YouTube.com is a force to be reckoned with in the digital world. Undoubtedly, it is the No. 1 video-sharing website, with 2 billion videos viewed every day around the globe. YouTube lives up to its name, enabling everyday Internet users to create their own “channel” online, a place to showcase their own video masterpieces for public consumption.
“YouTube, of course, can be a very wonderful, creative medium,” says Cris Clapp Logan of Enough is Enough, “a place where kids can, at times, showcase their lives in a healthy way—in an entertaining way—but it should really only be used with close guidance and supervision from an adult.” Mrs. Logan contends that parents need to keep a close eye on both what their kids are viewing and what they are posting on YouTube.
With more than 24 hours of footage uploaded every minute, it is impossible for YouTube staff to monitor this content alone.
“If you go on YouTube, you’ll find a lot of videos that are promoting drug abuse, that are promoting binge drinking, promoting unhealthy behaviors like anorexia and bulimia,” Logan said. But her largest area of concern is sexual content. “There is so much pornography—so much user generated pornography—and a lot of content that could actually be deemed as ‘obscenity’ online that kids can have free and easy access to through YouTube.”
YouTube does have its own set of “Community Guidelines” that prohibit people from posting things like sex, nudity, hate speech, harassment, illegal acts, gory content, and other inappropriate videos. But a video can technically meet these guidelines and still have provocative content.
In 2009 the Media Research Center published an official report about the volume of sexually suggestive content on YouTube. They searched for the word “porn” on YouTube and studied the 157 most popular search results—videos that had been viewed more than 1 million times each. Two-thirds of these videos advertised themselves as being actual pornography, and many showed brief clips from porn films, interviews with porn stars, or advertisements for porn sites or phone sex lines.
Malicious users have been known to post blatantly pornographic video content on YouTube, pairing it with video clips of children’s programming. Children click on these videos and watch several minutes of what appears to be a benign program, only to have the video content suddenly switch to adults having sexual intercourse.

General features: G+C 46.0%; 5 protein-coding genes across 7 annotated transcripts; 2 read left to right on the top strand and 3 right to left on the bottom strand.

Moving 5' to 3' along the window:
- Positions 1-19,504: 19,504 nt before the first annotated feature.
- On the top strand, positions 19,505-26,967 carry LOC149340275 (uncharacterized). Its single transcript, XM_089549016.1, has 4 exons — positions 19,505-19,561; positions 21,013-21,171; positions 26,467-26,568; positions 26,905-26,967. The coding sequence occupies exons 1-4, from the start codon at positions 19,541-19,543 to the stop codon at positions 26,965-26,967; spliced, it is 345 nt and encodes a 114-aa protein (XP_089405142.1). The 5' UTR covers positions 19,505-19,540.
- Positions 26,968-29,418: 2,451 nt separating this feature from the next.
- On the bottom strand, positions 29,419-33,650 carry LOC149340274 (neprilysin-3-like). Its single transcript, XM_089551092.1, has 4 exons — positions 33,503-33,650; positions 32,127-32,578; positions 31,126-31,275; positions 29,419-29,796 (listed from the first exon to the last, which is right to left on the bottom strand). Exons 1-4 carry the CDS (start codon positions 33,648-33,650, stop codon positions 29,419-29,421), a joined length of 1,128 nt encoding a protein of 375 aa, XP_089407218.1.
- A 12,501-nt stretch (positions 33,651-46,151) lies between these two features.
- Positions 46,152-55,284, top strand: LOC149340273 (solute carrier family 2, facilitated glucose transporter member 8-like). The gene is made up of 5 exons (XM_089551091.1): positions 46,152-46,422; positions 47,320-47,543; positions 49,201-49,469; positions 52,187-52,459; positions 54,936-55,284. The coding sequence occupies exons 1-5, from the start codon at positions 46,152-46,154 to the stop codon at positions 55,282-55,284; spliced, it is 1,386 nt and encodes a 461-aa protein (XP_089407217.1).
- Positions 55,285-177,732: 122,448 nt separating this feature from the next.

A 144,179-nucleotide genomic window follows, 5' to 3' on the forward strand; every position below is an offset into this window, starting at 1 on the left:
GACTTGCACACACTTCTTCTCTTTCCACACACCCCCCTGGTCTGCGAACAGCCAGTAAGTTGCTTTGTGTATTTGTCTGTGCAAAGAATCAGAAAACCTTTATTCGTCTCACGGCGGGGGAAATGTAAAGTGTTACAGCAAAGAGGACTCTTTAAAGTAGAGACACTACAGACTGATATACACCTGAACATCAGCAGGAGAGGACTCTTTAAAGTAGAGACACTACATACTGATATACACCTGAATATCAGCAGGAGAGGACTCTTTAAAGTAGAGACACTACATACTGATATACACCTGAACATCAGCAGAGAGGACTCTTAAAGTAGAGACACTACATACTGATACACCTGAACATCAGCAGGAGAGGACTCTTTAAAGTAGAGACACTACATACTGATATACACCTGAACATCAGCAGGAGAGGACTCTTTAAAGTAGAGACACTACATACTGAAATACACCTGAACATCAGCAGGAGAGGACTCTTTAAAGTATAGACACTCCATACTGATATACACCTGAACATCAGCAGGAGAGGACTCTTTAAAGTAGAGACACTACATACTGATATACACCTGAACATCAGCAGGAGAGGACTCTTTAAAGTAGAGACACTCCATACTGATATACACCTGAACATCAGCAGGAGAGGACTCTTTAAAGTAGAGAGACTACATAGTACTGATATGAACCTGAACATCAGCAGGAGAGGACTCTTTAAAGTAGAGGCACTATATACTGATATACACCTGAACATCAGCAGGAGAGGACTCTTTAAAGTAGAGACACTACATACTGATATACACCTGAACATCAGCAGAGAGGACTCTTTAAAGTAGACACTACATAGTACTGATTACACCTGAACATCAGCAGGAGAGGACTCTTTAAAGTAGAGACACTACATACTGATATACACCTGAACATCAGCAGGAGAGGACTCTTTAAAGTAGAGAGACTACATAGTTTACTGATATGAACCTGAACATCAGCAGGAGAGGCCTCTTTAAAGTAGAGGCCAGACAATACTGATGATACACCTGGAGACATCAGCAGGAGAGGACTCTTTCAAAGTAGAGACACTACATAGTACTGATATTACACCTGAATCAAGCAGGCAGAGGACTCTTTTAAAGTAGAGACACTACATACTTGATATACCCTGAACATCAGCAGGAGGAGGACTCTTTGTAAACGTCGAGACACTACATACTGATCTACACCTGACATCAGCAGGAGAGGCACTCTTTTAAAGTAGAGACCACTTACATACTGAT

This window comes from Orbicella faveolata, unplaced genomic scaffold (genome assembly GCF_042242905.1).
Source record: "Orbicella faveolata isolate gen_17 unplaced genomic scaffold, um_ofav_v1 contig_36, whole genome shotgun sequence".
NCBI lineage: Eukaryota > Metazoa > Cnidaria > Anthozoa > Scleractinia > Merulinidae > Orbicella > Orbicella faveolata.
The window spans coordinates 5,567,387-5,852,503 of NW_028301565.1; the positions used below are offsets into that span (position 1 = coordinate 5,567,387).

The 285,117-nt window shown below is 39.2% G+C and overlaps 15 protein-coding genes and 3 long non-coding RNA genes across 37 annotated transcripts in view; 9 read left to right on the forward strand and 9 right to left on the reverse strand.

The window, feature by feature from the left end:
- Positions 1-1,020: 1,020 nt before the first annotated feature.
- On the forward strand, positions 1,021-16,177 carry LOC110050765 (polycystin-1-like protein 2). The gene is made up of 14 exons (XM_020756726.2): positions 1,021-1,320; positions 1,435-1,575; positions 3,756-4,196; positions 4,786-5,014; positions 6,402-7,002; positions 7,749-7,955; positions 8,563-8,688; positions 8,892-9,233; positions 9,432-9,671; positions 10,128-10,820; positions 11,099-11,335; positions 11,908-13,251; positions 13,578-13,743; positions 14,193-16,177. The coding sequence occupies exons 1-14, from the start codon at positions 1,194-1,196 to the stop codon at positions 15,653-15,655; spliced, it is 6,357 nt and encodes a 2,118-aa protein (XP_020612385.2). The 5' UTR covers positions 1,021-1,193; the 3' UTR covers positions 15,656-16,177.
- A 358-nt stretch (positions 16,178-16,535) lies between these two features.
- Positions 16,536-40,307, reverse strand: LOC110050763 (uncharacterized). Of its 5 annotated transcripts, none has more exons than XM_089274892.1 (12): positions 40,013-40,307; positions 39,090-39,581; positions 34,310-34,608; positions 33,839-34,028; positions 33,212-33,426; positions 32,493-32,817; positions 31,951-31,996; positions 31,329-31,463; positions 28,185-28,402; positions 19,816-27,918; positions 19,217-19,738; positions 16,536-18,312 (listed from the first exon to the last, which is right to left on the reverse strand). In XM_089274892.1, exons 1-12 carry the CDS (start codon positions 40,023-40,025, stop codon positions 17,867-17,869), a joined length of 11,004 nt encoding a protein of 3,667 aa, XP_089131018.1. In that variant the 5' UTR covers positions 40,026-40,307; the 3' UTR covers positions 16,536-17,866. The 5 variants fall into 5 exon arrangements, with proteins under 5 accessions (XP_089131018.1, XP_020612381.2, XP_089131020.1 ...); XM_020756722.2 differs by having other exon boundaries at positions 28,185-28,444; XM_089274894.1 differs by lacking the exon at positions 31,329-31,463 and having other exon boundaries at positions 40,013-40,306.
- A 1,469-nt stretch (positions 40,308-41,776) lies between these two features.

In addition, user-generated comments under each video can include foul language, or at times, links to inappropriate websites. Often appropriate videos will be paired next to other “suggested” videos that are not appropriate.
In short, YouTube can be a visual minefield.
YouTube Tips for Parents
In a “broadcast yourself” culture, parents are in a unique position to help the Internet generation guard their eyes and hearts.
- Establish a YouTube account for yourself – It is both easy and free to sign up for an account. Simply go to YouTube.com and click on the “Create Account” link in the top right-hand corner. You will be asked a few details about yourself, including a date of birth. By stating you are over 18 you will be able to have access to all of YouTube’s content, including content not available to minors or those who don’t have an account. Make sure you guard your password so no one else can access your account.
- Monitor YouTube – Make sure your underage kids have not lied about their age and created their own 18+ YouTube accounts. Check your kids Internet history, or better yet, use good Web accountability services like Covenant Eyes to see which YouTube videos they view.
- Restrict YouTube – Cris Logan says, “We know that 79% of a child’s access to inappropriate content occurs right through the home. If a parent is doing their job with regard to parental control and filters, the likelihood of their child accidentally coming across pornographic material will be significantly reduced.” YouTube has created something called “Safety Mode” to help parents to better guard against adult content. While this is a good precaution, it will not catch all inappropriate content and can be circumvented with relative ease. That’s why it can be helpful to go with software solutions, like the Covenant Eyes Filter, that can selectively filter inappropriate videos.
- Get to know YouTube – Cris Logan recommends parents start surfing around on YouTube, see what this video sharing culture is like for themselves, “and be ready to have an open dialogue—an ongoing dialogue—with your child regarding what they’re seeing, what they’re doing with this site.”
- “Flag” videos and teach your kids about flagging – Beneath each YouTube video is a small flag icon. When logged into your account you can “flag” a video you deem inappropriate. Usually YouTube staff will review this video within an hour or so. As you use YouTube, train yourself and your teens to be good cyber citizens and call out videos that do not meet the Community Guidelines.
- Have fun with YouTube – There are thousands of videos on YouTube to enjoy. As you come across these videos, you can make them one of your “Favorites” in your account. Perhaps you will want to create an account for your teen (YouTube account holders who are 13 to 17 years of age do not have access to all the videos on YouTube). You can then start creating a catalogue of these favorite videos for you and your family to enjoy.